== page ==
The Taliban have launched a new large-scale attack on Kunduz, one of Afghanistan’s main cities, and taken hospital patients as hostages, the Afghan government said yesterday, even as the insurgent group continued negotiations with the US on ending the US’ longest war.
The militants, who have demanded that all foreign forces leave Afghanistan, now control or hold sway over roughly half the country and are at their strongest since their 2001 defeat by a US-led invasion.
Presidential spokesman Sediq Seddiqi said that Afghan security forces were repelling the attack in parts of the city, a strategic crossroads with easy access to much of northern Afghanistan as well as the capital, Kabul, about 335km away.
The Taliban were in control of the Kunduz hospital and both sides in the fighting had casualties, provincial council member Ghulam Rabani Rabani told reporters.
He could not give an exact number.
The militants had taken hospital patients as hostages, Afghan Ministry of Defense spokesman Rohullah Ahmadzai told reporters in Kabul.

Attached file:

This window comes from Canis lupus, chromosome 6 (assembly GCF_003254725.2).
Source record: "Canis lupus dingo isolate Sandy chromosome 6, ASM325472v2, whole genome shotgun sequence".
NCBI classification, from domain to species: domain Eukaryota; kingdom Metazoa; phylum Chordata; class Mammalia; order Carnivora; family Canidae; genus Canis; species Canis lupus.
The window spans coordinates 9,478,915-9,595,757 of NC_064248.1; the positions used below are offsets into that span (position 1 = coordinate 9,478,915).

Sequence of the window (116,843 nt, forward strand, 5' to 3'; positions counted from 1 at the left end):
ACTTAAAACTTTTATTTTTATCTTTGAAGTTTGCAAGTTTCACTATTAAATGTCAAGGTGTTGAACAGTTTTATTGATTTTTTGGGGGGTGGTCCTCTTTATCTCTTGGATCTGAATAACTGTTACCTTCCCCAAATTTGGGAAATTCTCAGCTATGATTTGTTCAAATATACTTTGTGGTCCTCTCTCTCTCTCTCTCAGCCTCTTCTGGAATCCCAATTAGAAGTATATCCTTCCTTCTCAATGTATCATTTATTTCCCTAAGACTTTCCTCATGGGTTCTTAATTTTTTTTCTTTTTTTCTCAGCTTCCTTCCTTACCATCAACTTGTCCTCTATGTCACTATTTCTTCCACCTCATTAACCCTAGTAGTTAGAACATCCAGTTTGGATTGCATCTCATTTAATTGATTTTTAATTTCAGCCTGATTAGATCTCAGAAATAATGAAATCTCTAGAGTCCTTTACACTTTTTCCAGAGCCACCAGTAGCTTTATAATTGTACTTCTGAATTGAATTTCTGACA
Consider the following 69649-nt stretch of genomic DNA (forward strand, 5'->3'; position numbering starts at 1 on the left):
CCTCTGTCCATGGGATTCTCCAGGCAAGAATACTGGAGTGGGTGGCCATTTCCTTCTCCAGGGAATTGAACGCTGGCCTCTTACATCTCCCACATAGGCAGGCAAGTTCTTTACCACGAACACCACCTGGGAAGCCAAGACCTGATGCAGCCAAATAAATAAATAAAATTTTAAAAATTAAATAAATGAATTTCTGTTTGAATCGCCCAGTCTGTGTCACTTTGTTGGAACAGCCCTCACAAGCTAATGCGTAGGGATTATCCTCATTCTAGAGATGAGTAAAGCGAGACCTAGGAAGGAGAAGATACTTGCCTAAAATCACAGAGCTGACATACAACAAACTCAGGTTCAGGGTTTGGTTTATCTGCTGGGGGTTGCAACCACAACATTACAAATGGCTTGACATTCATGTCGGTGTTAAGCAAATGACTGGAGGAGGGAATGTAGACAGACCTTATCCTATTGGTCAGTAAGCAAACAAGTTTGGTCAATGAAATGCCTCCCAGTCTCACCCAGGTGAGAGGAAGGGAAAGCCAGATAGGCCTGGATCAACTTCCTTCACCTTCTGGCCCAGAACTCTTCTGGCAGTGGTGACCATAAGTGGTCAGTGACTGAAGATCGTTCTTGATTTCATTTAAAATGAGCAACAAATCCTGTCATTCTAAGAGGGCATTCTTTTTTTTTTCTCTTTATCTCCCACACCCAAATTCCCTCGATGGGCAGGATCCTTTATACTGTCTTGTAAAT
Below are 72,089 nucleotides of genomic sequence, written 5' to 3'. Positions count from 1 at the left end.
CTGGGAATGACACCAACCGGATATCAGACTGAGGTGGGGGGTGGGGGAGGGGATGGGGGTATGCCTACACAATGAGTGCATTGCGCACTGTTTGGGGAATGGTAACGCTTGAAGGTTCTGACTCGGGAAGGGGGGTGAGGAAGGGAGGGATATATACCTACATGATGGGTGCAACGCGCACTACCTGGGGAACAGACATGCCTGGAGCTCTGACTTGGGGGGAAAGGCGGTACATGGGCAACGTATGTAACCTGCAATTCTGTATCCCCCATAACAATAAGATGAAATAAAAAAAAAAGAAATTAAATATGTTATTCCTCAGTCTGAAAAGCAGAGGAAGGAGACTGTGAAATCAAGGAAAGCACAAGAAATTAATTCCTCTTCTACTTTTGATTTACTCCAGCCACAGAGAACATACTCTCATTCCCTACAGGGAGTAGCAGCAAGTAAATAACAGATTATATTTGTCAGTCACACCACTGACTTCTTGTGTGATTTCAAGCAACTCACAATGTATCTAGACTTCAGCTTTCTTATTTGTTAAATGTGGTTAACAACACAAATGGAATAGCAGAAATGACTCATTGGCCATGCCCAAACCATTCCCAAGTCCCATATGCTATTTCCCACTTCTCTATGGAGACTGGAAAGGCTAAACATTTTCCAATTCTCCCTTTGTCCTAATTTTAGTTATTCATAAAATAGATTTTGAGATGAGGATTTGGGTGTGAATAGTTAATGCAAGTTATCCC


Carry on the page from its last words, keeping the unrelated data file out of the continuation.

He did not say how many.
“We could very easily attack, but we don’t want civilian casualties,” Ahmadzai said.
Hospital officials could not immediately be reached.
The spokesman said that 26 Taliban fighters had been killed in an airstrike, but did not mention any casualties among civilians or Afghan security forces.
The Taliban launched the “massive attack” from several different points around the city overnight, said Sayed Sarwar Hussaini, spokesman for the provincial police chief.
“I can confirm that intense gun battles are going on around the city, but the Taliban have not been able to overrun any security checkpoint,” Hussaini said.
Reinforcements had arrived and Afghan air forces were supporting ground forces, he said.
Taliban spokesman Zabihullah Mujahid in a Twitter post called the attack “large-scale.”
The Taliban have continued bloody assaults on civilians and security forces even as their leaders meet with a US peace envoy in Qatar to negotiate an end to nearly 18 years of war.
Talks continued yesterday, the Taliban spokesman said.
Both sides in recent days have signaled that they are close to a deal.
About 20,000 US and NATO forces remain in Afghanistan after formally ending their combat role in 2014. They continue to train and support Afghan forces fighting the Taliban and a local affiliate of the Islamic State group.
The US for its part seeks Taliban guarantees that Afghanistan will no longer be a launching pad for terror attacks.
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